Look, I already know what you’re going to have to say, so you don’t have to say it. Crisis Core IS NOT a retro game. In fact, the game was released in 2007 in Japan and 2008 here in the US, so it isn’t even borderline retro. However, following my FFVII review, my plan was to take a crack at possibly the most polarizing of Final Fantasy games, Final Fantasy VIII. Unfortunately, Final Fantasy VII left me wanting more, possibly due to the game being so overhyped and so I decided to break out my copy of Crisis Core -Final Fantasy VII-, which I had put on hold after losing my data when my old PSP was stolen. And, finally having Final Fantasy VII under my belt, I felt it was finally time to go through it once more and finish what I started. So, consider this a supplement to my Final Fantasy VII review as I delve further into the mythology of the world of Final Fantasy VII. Read On

Retro Gaming Reviews – Final Fantasy VII (1997)

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Retro Gaming Reviews – Final Fantasy VII (1997)

Cloud and his crew arrive at the Gold Saucer.

Given that I’m a big fan of plot heavy video games, it probably comes as no surprise that I’m a fan of the Final Fantasy series. After all, RPGs in general tend to be all about the story and the Final Fantasy series, along with The Legend of Zelda, is probably one of the most widely known RPG series, thanks in part to Squaresoft’s (now Square Enix) Final Fantasy VII for the Sony PlayStation. In fact, prior to Final Fantasy VII, the series had not yet hit the mainstream scene on an international scale. While definitely a popular series in Japan, North America had only seen a few glimpses of the series in the form of Final Fantasy I, IV, and VI (II, III, and V were not released outside of Japan) and Europe hadn’t even seen a Final Fantasy release until Final Fantasy VII. Read On

Retro Gaming Reviews: Mega Man X (1993)

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Retro Gaming Reviews: Mega Man X (1993)

When you think side-scrolling shooters, it’s hard not to think of Mega Man, the little blue robot whose NES offerings, especially the earlier entries were notorious for their difficulty. And even after the SNES hit the market, Capcom continued releasing new entries on the NES, a practice that went on for about 3 years before Capcom finally felt ready to take the series into the 16-bit age. However, when the time finally came for the series to make its grand debut on the SNES, rather than be greeted by the familiar Blue Bomber, Capcom introduced us to Mega Man X, his slightly more mature and edgier counterpart. Read On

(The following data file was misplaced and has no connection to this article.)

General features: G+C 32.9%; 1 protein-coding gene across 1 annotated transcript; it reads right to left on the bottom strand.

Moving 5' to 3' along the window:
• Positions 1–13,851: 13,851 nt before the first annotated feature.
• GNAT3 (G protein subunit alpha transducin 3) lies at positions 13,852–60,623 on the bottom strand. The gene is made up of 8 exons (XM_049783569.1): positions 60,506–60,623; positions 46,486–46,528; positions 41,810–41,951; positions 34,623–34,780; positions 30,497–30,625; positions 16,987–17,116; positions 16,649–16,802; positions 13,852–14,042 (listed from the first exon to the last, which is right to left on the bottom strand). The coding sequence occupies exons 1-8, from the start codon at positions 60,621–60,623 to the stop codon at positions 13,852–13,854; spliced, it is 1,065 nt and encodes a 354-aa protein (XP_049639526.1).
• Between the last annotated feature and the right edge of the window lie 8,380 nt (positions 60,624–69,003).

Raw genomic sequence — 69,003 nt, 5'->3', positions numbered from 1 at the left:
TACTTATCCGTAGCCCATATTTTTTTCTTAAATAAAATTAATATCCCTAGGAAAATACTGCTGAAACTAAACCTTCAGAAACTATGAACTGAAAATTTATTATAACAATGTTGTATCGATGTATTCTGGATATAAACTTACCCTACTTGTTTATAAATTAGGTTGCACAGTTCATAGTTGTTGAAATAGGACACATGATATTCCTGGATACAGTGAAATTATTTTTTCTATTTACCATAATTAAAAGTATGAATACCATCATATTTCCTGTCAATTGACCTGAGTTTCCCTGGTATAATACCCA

Retro Game Reviews: The Sonic the Hedgehog Series – A Retrospective

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Retro Game Reviews: The Sonic the Hedgehog Series – A Retrospective

I’m sure we’ve all heard the news by this point. Sega has recently revealed their secret “Project Needlemouse” as Sonic the Hedgehog 4, the next iteration of the 19 year-old Sonic the Hedgehog franchise. I’ve always been a fan of that speed addicted hedgehog that could put Speedy Gonzalez to shame, but even I have to admit that the series has been on a very deadly downward spiral for the better part of the last decade, beginning with the series’ major breakthrough into 3D gameplay in 1999. If Super Mario 64 can be considered a shining example of how to translate a 2D platforming series into 3D, then Sonic could be considered the opposite. While earlier 3D entries weren’t by all means bad, there’s been a very sharp decline in quality with every successive entry, ending with the atrocious Sonic Unleashed. And with fans begging for Sonic’s return to 2D, it seems that Sega is ready to give the fans what they want. But is it too little too late for the little blue speed demon? Where exactly did Sonic go so wrong? Is it even possible for him to redeem himself at this point?
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Retro Game Reviews: Metal Gear Solid (1998)

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Metal Gear Solid. Now that’s a game that I’ve got a long history with. Released in 1998 by Konami, you play as Snake, a retired special ops operative turned mercenary, brought out of retirement to help stop a rogue special ops group from launching a nuclear weapon. I don’t exactly remember what the hype for the game was, given that I was only 10 at the time. However, I remember being excited after playing the demo with my cousin. It was at the time that Pizza Hut was giving out Demo Discs (remember those?) with their pizzas, and we were instantly hooked. Eventually, we began quoting some of the lines from the game, something that persists even to this day. The demo itself was a lot of fun and, once I got the actual game in my hands, I was hooked. But, let’s take off the nostalgia goggles for a moment and see how it holds up today. Read On